On February 15, 2023, the Ninth Circuit Court of Appeals decided Chamber of Commerce v. Bonta and found that the Federal Arbitration Act (FAA) preempts California’s Assembly Bill 51 (AB 51).
The FAA embodies a national policy favoring arbitration. Over the years, the U.S. Supreme Court has struck down a number of California laws and judge-made rules relating to arbitration as preempted by the FAA.
The California legislature has engaged in a prolonged effort to craft legislation that would prevent employers from requiring employees to enter into arbitration agreements as a condition of employment, while trying to avoid conflict with the FAA. In December 2018, the California legislature introduced AB 51 to protect employees from “forced arbitration.” Governor Newson signed the bill into law, which was enacted with an effective date of January 1, 2020. Oddly, AB 51 criminalized contract formation, prohibiting employers from requiring employees or an applicant for employment to enter into an agreement to arbitrate certain claims as a condition of employment. At the same time, for employees who did enter into arbitration agreements, those agreements were still enforceable under AB 51. This approach was taken to avoid conflict with Supreme Court precedent holding that a state rule discriminating against arbitration is preempted by the FAA by applying only to the condition in which an arbitration agreement is made, as opposed to banning arbitration itself.
On December 9, 2019, a collection of trade associations and business groups (“Chamber of Commerce”) filed a complaint for declaratory and injunctive relief against various California officials seeking a declaration that AB 51 was preempted by the FAA and requesting a permanent injunction prohibiting California officials from enforcing AB 51. The district court granted the motion for a preliminary injunction, ruling that the Chamber of Commerce was likely to succeed on the merits of its preemption claim.
The Ninth Circuit in Chamber of Commerce v. Bonta affirmed the district court’s decision.
The Court explained the various ways a federal statute may preempt state law, one being conflict preemption, which can occur where it is “impossible for a private party to comply with both state and federal requirements,” or where, under the circumstances of a particular case, the challenged state law “creates an unacceptable ‘obstacle to the accomplishment and execution of the full purposes and objectives of Congress.’” (Chamber of Commerce of the United States v. Bonta (9th Cir. Feb. 15, 2023, No. 20-15291) 2023 U.S. App. LEXIS 3586, at *15.)
Here, the state law did create an unacceptable obstacle to the purposes and objectives of Congress. The Supreme Court has made it evident that the FAA was designed to promote arbitration. Additionally, the Court has established an “equal-treatment principle,” requiring courts to place arbitration agreements on equal footing with all other contracts, which allows courts to invalidate an arbitration agreement based on generally applicable contract defenses but not on legal rules that apply only to arbitration agreements or that derive their meaning from the fact that an agreement to arbitrate is at issue. (Chamber of Commerce of the United States v. Bonta, supra, 2023 U.S. App. LEXIS 3586, at *18.)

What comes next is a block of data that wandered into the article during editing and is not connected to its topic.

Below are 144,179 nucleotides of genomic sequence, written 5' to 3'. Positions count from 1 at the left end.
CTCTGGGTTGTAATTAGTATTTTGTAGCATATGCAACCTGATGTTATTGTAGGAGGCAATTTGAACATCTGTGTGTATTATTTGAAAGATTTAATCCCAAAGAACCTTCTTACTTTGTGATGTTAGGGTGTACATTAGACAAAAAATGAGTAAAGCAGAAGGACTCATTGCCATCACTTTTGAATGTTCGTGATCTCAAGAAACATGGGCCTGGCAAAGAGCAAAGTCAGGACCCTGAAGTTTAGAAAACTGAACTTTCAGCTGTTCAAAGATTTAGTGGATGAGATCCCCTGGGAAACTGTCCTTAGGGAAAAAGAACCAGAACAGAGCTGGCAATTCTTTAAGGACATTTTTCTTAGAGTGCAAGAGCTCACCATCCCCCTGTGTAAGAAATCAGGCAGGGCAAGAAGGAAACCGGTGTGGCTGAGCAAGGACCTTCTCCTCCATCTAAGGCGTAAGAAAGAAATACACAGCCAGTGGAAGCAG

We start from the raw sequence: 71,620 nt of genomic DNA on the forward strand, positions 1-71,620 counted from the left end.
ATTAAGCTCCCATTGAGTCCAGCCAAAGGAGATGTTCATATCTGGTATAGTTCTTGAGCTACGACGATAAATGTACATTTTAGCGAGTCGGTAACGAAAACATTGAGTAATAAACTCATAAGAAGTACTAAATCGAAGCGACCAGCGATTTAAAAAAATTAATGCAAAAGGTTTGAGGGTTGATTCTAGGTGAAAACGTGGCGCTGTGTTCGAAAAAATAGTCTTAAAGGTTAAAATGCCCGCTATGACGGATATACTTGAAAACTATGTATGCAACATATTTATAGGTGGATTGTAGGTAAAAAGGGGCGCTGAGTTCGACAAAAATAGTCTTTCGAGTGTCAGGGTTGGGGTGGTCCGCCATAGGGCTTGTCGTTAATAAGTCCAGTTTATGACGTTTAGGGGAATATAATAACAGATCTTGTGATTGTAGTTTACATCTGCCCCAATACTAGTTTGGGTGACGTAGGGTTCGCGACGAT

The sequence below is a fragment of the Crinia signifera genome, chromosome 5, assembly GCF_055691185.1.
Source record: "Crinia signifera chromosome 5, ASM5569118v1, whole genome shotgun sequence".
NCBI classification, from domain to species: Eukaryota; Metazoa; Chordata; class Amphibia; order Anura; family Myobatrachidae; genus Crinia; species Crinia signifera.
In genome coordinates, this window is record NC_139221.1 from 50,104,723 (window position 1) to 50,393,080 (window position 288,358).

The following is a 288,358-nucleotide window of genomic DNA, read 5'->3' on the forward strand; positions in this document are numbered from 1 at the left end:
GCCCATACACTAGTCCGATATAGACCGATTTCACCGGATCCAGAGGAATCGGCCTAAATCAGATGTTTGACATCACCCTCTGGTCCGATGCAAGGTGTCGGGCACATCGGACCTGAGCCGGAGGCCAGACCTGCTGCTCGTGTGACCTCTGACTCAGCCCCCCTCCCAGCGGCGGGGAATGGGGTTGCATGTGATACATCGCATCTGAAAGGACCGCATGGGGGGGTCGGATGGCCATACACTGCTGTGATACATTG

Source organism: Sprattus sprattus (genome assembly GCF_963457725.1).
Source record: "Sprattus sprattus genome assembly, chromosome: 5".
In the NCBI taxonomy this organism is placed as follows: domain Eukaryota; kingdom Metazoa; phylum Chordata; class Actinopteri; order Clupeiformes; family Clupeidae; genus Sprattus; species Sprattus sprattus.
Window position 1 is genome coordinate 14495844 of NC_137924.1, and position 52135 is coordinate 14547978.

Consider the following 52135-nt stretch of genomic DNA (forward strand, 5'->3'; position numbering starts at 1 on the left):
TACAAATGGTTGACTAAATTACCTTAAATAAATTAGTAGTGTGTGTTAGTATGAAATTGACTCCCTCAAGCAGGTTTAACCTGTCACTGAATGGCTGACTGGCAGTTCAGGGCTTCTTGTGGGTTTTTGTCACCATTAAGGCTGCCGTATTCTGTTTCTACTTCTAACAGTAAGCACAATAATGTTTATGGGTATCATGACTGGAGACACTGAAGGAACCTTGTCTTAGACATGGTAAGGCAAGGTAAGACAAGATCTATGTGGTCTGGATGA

The Ninth Circuit panel explained that the Court has made clear in past decisions that the FAA’s preemptive scope extends to state laws, like AB 51, that discriminate against the formation of arbitration agreements and pose an obstacle to the FAA. Further, the panel explained that the 4th Circuit in Saturn Distrib. Corp. v. Williams (4th Cir. 1990) 905 F.2d 719, and the 1st Circuit in Securities Industry Asso. v. Connolly (1st Cir. 1989) 883 F.2d 1114, reached similar conclusions that the FAA preempts a state rule discriminating against arbitration by discouraging or prohibiting the formation of arbitration agreements.
As such, the Court found that AB 51 discriminates against arbitration agreements and singles out arbitration provisions as an exception to generally applicable law. This is because California law generally allows an employer to enter into a contract with an employee that includes non-negotiable terms as a condition of employment, but under AB 51, an employer cannot enter into a contract with non-negotiable terms essential to an arbitration agreement. AB 51’s penalty-based scheme inhibiting arbitration agreements before they are formed violates the “equal-treatment principle” inherent in the FAA and demonstrates the type of hostility towards arbitration the FAA was enacted to overcome.
Given the Ninth Circuit’s ruling that the FAA preempts California’s AB 51, California employers may continue using mandatory arbitration agreements for existing employees and new hires. However, please keep in mind, employers still need to ensure that their mandatory arbitration agreements are drafted correctly to comply with other legal requirements and restrictions.
If you have any questions, please do not hesitate to contact your Weintraub Tobin employment attorney.